Korg Berlin Acoustic Synthesizer_phase 5
Korg Berlin Acoustic Synthesizer_phase 5

Why is it special?

Think (of) the strings of a guitar, keys of a xylophone or the air in a flute; embedded into electronic synthesis. The prototype on display demonstrates our latest efforts in merging the physical world with electronics to make instruments that act and feel alive.

What are the physically vibrating bodies?

The vibrating bodies in this prototype are a set of fork-shaped metallic resonators. Their geometries have been tuned so they vibrate at the exact frequencies we would like them to.

Korg Berlin Acoustic Synthesizer_phase 5
Korg Berlin Acoustic Synthesizer_phase 5

How is the resonator made to vibrate?

Very much like in a piano, we hit it with a hammer. Except our hammer is electromagnetic. In technical terms, the scheme we use is called balanced armature, where the resonator is magnetised by a coil to make it move. This allows us to continuously supply energy to the resonators, even when they are in motion.

What does this vibration look like?

If you could zoom in and slow down time, you would see the complexity of the vibrations as the resonator twists, bends and contorts. These simultaneous movements can be broken down into modes. The different modes give each resonator its own unique voice.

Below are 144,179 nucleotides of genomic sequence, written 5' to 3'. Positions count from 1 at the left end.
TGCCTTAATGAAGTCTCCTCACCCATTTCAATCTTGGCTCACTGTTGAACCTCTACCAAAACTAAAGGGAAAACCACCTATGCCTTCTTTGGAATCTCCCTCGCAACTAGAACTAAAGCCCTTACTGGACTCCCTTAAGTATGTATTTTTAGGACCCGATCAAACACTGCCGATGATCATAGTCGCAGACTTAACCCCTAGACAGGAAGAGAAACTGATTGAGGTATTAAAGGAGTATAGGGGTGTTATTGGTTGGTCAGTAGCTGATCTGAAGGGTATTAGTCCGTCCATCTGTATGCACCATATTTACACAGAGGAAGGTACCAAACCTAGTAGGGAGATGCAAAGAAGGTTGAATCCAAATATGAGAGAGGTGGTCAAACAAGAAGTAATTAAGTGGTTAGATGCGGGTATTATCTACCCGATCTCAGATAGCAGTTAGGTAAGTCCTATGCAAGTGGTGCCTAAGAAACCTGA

Korg Berlin Acoustic Synthesizer_phase 5
Korg Berlin Acoustic Synthesizer_phase5

How are the vibrations turned into signals?

It’s very similar to how a condenser microphone turns vibrations of a diaphragm into a signal. In our case the diaphragm is the resonator and it sits in air close to some plates held at about 50 volts. Any movement of the resonator causes a small change in the plate voltage. This small change is the signal we want and it contains the beautiful voice of the resonator. We have developed special plate geometries so the most pleasant
and expressive voices can be heard.

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How are the signals used?

The signals from the resonators are fed into a feedback system. Here we compare the live signal from the resonator with a target signal we are hoping to achieve. The result of this comparison is fed back to the balanced armature driver, allowing us to compensate for any mismatch between the two signals. This allows us to maintain the electronic control over the resonators while letting them really sing out their beautiful voices.

This is all very heady and intriguing stuff. I’m sure once we can hear it this will make more sense for those of us without PhDs in physics.

Korg Berlin Acoustic Synthesizer_phase 5
Korg Berlin Acoustic Synthesizer_phase 5

It does represent an interesting new take on synthesis, though, and one that will probably see the eventual light of day as actual products and not just theoretical R&D. As Korg says of the Acoustic Synthesizer_phase5, “It is not a product just yet, but we see Acoustic Synthesis at the core of our future product releases.”

More on Korg

Original post from 9th May:

Korg Berlin Acoustic Synthesis_phase5